US condemns North Korea over nuclear test threat
The United States on Thursday denounced North Korea for threatening a third nuclear test and imposed new sanctions, in an early showdown for President Barack Obama's second administration.world Updated: Jan 25, 2013 08:42 IST
The United States on Thursday denounced North Korea for threatening a third nuclear test and imposed new sanctions, in an early showdown for President Barack Obama's second administration.
North Korea, which defiantly put a satellite into orbit last month, had responded furiously to a unanimous vote at the UN Security Council that expanded the number of entities on an international blacklist.
White House spokesman Jay Carney criticized the North Korean statement as "needlessly provocative" and said that a nuclear test "would be a significant violation of United Nations Security Council resolutions."
"Further provocations would only increase Pyongyang's isolation, and its continued focus on its nuclear and missile program is doing nothing to help the North Korean people," Carney told reporters.
Outgoing defense secretary Leon Panetta said that the United States was "fully prepared" for a test from Pyongyang.
"We remain prepared to deal with any kind of provocation from the North Koreans. But I hope... they determine that in the end, it is better to become a part of the international family," Panetta told reporters.
The United States has "no outward indications" that North Korea would carry out a test imminently, he said, but he cautioned that much about the totalitarian state was opaque.
"They have the capability, frankly, to conduct these tests in a way that makes it very difficult to determine whether or not they are doing it," Panetta added.
North Korea says its December 12 launch was a peaceful scientific mission.
Outside experts agree that Pyongyang succeeded in putting a satellite into orbit, but US officials charged that the launch was aimed at developing a ballistic missile that could reach America.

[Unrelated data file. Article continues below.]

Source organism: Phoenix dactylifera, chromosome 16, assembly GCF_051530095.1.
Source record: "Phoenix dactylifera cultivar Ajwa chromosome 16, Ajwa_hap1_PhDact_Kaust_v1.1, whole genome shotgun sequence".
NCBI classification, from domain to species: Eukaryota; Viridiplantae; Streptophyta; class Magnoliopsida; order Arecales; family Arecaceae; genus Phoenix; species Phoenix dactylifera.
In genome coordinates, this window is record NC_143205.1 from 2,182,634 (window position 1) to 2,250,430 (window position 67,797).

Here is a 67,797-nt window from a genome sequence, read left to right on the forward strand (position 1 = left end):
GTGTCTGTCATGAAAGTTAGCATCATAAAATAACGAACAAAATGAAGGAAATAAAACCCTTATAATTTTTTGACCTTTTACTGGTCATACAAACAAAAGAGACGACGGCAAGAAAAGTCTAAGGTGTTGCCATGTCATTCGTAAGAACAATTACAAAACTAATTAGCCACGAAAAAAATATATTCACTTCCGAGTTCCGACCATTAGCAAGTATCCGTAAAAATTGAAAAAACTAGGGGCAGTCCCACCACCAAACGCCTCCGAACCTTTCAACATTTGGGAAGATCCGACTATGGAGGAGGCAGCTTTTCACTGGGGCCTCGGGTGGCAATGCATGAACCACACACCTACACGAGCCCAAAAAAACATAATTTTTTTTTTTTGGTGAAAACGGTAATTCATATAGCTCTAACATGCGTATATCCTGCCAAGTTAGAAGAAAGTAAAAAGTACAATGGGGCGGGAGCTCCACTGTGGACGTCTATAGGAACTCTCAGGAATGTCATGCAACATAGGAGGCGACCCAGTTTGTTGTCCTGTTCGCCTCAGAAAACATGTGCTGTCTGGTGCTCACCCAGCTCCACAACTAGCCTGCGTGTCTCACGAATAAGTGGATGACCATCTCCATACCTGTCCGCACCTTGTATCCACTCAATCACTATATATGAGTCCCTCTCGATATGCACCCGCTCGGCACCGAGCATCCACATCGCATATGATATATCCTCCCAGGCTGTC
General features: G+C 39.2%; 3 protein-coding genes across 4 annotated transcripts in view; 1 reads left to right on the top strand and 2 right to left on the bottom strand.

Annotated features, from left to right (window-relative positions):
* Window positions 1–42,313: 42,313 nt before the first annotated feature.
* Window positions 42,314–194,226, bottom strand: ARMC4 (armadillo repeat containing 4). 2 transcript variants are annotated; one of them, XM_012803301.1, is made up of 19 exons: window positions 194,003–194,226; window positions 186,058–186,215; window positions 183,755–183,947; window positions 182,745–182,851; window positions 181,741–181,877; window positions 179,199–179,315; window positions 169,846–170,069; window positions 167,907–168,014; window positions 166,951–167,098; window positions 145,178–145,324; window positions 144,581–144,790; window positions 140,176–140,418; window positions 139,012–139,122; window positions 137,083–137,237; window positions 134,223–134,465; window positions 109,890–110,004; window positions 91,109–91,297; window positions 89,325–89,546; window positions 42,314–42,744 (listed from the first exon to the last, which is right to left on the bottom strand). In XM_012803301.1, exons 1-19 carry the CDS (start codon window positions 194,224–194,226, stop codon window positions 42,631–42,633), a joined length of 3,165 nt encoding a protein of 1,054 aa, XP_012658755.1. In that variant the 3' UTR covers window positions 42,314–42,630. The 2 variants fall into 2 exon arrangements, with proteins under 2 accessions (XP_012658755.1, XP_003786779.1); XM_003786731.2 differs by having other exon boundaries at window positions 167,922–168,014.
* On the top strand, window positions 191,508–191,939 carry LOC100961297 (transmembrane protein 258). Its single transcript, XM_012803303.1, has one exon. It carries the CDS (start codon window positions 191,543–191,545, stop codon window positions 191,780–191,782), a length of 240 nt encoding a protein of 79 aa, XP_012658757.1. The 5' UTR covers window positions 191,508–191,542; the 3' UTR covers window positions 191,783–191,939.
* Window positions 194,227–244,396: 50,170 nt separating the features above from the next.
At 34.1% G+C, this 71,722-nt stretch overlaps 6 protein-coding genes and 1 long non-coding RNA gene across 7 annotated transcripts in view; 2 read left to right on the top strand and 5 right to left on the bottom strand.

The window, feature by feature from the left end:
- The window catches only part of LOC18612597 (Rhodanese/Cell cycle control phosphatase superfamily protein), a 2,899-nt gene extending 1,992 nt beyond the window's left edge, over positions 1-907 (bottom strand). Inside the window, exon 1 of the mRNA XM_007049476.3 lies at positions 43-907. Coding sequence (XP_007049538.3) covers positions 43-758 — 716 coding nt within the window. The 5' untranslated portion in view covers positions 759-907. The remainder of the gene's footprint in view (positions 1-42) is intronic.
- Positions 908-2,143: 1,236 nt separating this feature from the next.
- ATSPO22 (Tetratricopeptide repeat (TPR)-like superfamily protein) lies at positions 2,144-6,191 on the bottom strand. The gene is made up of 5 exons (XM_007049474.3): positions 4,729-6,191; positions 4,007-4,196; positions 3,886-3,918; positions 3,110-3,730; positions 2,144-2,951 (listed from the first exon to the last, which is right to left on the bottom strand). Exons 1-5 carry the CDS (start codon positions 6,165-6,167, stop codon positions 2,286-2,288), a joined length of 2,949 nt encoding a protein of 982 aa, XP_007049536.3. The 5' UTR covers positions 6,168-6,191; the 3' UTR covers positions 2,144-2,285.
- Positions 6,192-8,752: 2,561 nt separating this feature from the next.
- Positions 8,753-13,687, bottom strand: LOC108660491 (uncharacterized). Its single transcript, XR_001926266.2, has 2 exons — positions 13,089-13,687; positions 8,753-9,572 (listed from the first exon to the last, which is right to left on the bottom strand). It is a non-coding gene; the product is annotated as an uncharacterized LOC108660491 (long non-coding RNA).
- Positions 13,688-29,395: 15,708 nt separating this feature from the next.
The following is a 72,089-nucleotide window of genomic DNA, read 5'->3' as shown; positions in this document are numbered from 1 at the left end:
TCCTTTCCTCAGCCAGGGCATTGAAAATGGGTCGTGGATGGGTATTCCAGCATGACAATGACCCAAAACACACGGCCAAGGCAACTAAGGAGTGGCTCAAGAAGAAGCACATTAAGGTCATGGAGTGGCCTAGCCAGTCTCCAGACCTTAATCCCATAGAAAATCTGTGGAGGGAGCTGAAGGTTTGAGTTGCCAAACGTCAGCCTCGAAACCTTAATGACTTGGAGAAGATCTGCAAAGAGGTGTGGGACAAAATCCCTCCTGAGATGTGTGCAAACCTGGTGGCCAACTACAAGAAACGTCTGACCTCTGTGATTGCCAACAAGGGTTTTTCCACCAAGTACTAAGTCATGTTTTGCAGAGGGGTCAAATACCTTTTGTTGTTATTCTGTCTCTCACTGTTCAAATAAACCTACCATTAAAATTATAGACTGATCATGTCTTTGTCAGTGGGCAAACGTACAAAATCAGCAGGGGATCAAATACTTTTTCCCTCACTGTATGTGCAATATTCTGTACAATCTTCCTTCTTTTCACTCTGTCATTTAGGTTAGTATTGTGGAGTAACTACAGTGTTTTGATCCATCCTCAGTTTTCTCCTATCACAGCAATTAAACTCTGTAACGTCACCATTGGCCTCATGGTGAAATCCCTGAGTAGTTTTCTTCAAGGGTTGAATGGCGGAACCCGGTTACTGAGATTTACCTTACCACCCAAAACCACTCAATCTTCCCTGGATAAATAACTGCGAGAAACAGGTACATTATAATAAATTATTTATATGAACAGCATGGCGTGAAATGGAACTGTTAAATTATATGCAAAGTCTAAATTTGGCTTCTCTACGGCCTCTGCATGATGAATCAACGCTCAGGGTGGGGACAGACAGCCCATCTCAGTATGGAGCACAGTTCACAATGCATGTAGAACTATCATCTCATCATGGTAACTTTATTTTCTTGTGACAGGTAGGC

The United States, supported by Japan and South Korea, spearheaded the UN resolution. China, North Korea's main ally, backed the bid after lengthy negotiations in which it agreed to expand the number of entities under existing restrictions rather than create a new set of sanctions.
Undeterred by North Korea's anger, the United States added names to its own blacklist that freezes any US-based assets of designated individuals and groups and makes it a crime for anyone in the United States to assist them.
The State Department blacklisted the Korean Committee for Space Technology, which carries out Pyongyang's rocket launches, and two related individuals.
The Treasury Department imposed sanctions on a Hong Kong-based trading company, Leader (Hong Kong) International Trading Ltd, which it accused of assisting shipments for North Korea's main arms dealer.
It also blacklisted two Beijing-based representatives from the Tanchon Commercial Bank, which it said was the financial arm of Korea's Mining Development Trading Corporation, accused of missile transactions with Iran.
The showdown is deja vu for Obama, who took office in 2009 pledging to reach out to US adversaries but four months later was outraged as North Korea carried out its second nuclear test.
The administration has since held out limited hope for changing North Korean policy. It has described its stance as "strategic patience," with the United States unwilling to make gestures until Pyongyang addresses concerns.
Senator John Kerry, whom Obama named as his next secretary of state, has previously championed engagement with North Korea, including one-on-one talks and food assistance to address reported widespread hunger in the country.
Kerry spoke little about the issue in his confirmation hearing Thursday but said that the United States should speak out "for the prisoners of gulags in North Korea."
Satellite images have indicated that North Korea is pressing ahead with its nuclear program, an emblem of pride and deterrence for Kim Jong-Un's regime.
James Acton, a nuclear expert and physicist at the Carnegie Endowment for International Peace, said that North Korea may want to test with uranium.
"I don't think it's guaranteed that it's uranium, but I think it's probable that it will be a uranium device just to see if they've got that working," he said.
Pyongyang disclosed in November 2010 to visiting US scientists that it was operating a uranium enrichment plant, giving it a second way to build bombs after using plutonium for its two tests.